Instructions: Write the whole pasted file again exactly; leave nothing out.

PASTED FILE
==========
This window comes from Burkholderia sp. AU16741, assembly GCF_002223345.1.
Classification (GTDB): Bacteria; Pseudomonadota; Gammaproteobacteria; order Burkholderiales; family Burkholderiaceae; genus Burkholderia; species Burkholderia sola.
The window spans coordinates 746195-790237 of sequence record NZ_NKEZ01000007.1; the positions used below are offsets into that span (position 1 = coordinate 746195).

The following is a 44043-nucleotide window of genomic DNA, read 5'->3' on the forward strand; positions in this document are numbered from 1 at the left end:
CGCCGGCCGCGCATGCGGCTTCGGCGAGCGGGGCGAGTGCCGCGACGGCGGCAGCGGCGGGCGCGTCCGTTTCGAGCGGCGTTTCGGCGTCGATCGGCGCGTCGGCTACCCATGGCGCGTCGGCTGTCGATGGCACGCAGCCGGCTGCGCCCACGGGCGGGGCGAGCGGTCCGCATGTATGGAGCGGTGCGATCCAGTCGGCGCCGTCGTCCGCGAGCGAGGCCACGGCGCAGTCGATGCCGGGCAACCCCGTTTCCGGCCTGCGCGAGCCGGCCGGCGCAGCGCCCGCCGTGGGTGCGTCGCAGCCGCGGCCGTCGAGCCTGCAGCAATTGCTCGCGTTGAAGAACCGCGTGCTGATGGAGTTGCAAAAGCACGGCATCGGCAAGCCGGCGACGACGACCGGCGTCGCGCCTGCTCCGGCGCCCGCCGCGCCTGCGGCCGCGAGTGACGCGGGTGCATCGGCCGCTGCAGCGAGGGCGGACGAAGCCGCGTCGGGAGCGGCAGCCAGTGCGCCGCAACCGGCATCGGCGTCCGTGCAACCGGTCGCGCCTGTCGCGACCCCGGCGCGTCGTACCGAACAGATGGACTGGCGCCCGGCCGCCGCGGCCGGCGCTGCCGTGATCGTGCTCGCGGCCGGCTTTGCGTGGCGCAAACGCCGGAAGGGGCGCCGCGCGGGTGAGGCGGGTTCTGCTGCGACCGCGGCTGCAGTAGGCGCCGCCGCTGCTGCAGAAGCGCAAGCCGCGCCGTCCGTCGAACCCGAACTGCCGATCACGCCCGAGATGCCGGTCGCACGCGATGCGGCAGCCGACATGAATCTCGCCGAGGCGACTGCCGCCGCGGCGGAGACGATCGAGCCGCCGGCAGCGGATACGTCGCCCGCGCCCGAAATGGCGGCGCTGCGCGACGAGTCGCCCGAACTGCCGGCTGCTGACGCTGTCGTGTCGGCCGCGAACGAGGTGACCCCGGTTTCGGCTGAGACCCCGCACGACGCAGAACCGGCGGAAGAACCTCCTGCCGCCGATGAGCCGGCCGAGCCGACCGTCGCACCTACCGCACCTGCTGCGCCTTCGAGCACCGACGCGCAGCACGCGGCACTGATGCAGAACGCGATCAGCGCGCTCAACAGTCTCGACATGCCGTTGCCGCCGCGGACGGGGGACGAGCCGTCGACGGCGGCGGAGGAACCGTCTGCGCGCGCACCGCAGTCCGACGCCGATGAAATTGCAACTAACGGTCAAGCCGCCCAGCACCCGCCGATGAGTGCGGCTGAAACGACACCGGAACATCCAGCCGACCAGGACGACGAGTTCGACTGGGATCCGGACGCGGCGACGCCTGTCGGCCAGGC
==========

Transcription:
This window comes from Burkholderia sp. AU16741, assembly GCF_002223345.1.
Classification (GTDB): Bacteria; Pseudomonadota; Gammaproteobacteria; order Burkholderiales; family Burkholderiaceae; genus Burkholderia; species Burkholderia sola.
The window spans coordinates 746195-790237 of sequence record NZ_NKEZ01000007.1; the positions used below are offsets into that span (position 1 = coordinate 746195).

The following is a 44043-nucleotide window of genomic DNA, read 5'->3' on the forward strand; positions in this document are numbered from 1 at the left end:
CGCCGGCCGCGCATGCGGCTTCGGCGAGCGGGGCGAGTGCCGCGACGGCGGCAGCGGCGGGCGCGTCCGTTTCGAGCGGCGTTTCGGCGTCGATCGGCGCGTCGGCTACCCATGGCGCGTCGGCTGTCGATGGCACGCAGCCGGCTGCGCCCACGGGCGGGGCGAGCGGTCCGCATGTATGGAGCGGTGCGATCCAGTCGGCGCCGTCGTCCGCGAGCGAGGCCACGGCGCAGTCGATGCCGGGCAACCCCGTTTCCGGCCTGCGCGAGCCGGCCGGCGCAGCGCCCGCCGTGGGTGCGTCGCAGCCGCGGCCGTCGAGCCTGCAGCAATTGCTCGCGTTGAAGAACCGCGTGCTGATGGAGTTGCAAAAGCACGGCATCGGCAAGCCGGCGACGACGACCGGCGTCGCGCCTGCTCCGGCGCCCGCCGCGCCTGCGGCCGCGAGTGACGCGGGTGCATCGGCCGCTGCAGCGAGGGCGGACGAAGCCGCGTCGGGAGCGGCAGCCAGTGCGCCGCAACCGGCATCGGCGTCCGTGCAACCGGTCGCGCCTGTCGCGACCCCGGCGCGTCGTACCGAACAGATGGACTGGCGCCCGGCCGCCGCGGCCGGCGCTGCCGTGATCGTGCTCGCGGCCGGCTTTGCGTGGCGCAAACGCCGGAAGGGGCGCCGCGCGGGTGAGGCGGGTTCTGCTGCGACCGCGGCTGCAGTAGGCGCCGCCGCTGCTGCAGAAGCGCAAGCCGCGCCGTCCGTCGAACCCGAACTGCCGATCACGCCCGAGATGCCGGTCGCACGCGATGCGGCAGCCGACATGAATCTCGCCGAGGCGACTGCCGCCGCGGCGGAGACGATCGAGCCGCCGGCAGCGGATACGTCGCCCGCGCCCGAAATGGCGGCGCTGCGCGACGAGTCGCCCGAACTGCCGGCTGCTGACGCTGTCGTGTCGGCCGCGAACGAGGTGACCCCGGTTTCGGCTGAGACCCCGCACGACGCAGAACCGGCGGAAGAACCTCCTGCCGCCGATGAGCCGGCCGAGCCGACCGTCGCACCTACCGCACCTGCTGCGCCTTCGAGCACCGACGCGCAGCACGCGGCACTGATGCAGAACGCGATCAGCGCGCTCAACAGTCTCGACATGCCGTTGCCGCCGCGGACGGGGGACGAGCCGTCGACGGCGGCGGAGGAACCGTCTGCGCGCGCACCGCAGTCCGACGCCGATGAAATTGCAACTAACGGTCAAGCCGCCCAGCACCCGCCGATGAGTGCGGCTGAAACGACACCGGAACATCCAGCCGACCAGGACGACGAGTTCGACTGGGATCCGGACGCGGCGACGCCTGTCGGCCAGGC